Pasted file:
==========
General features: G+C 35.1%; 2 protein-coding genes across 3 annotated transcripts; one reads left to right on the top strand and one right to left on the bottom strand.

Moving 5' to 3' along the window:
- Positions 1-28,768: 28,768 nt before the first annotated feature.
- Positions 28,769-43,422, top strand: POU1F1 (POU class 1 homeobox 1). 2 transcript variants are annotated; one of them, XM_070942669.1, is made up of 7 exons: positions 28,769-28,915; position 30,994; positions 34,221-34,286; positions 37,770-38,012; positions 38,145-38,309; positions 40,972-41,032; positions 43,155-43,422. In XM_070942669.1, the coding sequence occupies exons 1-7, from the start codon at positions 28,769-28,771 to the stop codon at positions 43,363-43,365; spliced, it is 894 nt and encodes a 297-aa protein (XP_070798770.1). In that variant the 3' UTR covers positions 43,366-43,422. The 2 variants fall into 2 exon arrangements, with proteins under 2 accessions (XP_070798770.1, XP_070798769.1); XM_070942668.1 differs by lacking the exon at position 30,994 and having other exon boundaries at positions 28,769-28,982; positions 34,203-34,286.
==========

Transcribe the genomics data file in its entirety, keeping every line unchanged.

General features: G+C 35.1%; 2 protein-coding genes across 3 annotated transcripts; one reads left to right on the top strand and one right to left on the bottom strand.

Moving 5' to 3' along the window:
- Positions 1-28,768: 28,768 nt before the first annotated feature.
- Positions 28,769-43,422, top strand: POU1F1 (POU class 1 homeobox 1). 2 transcript variants are annotated; one of them, XM_070942669.1, is made up of 7 exons: positions 28,769-28,915; position 30,994; positions 34,221-34,286; positions 37,770-38,012; positions 38,145-38,309; positions 40,972-41,032; positions 43,155-43,422. In XM_070942669.1, the coding sequence occupies exons 1-7, from the start codon at positions 28,769-28,771 to the stop codon at positions 43,363-43,365; spliced, it is 894 nt and encodes a 297-aa protein (XP_070798770.1). In that variant the 3' UTR covers positions 43,366-43,422. The 2 variants fall into 2 exon arrangements, with proteins under 2 accessions (XP_070798770.1, XP_070798769.1); XM_070942668.1 differs by lacking the exon at position 30,994 and having other exon boundaries at positions 28,769-28,982; positions 34,203-34,286.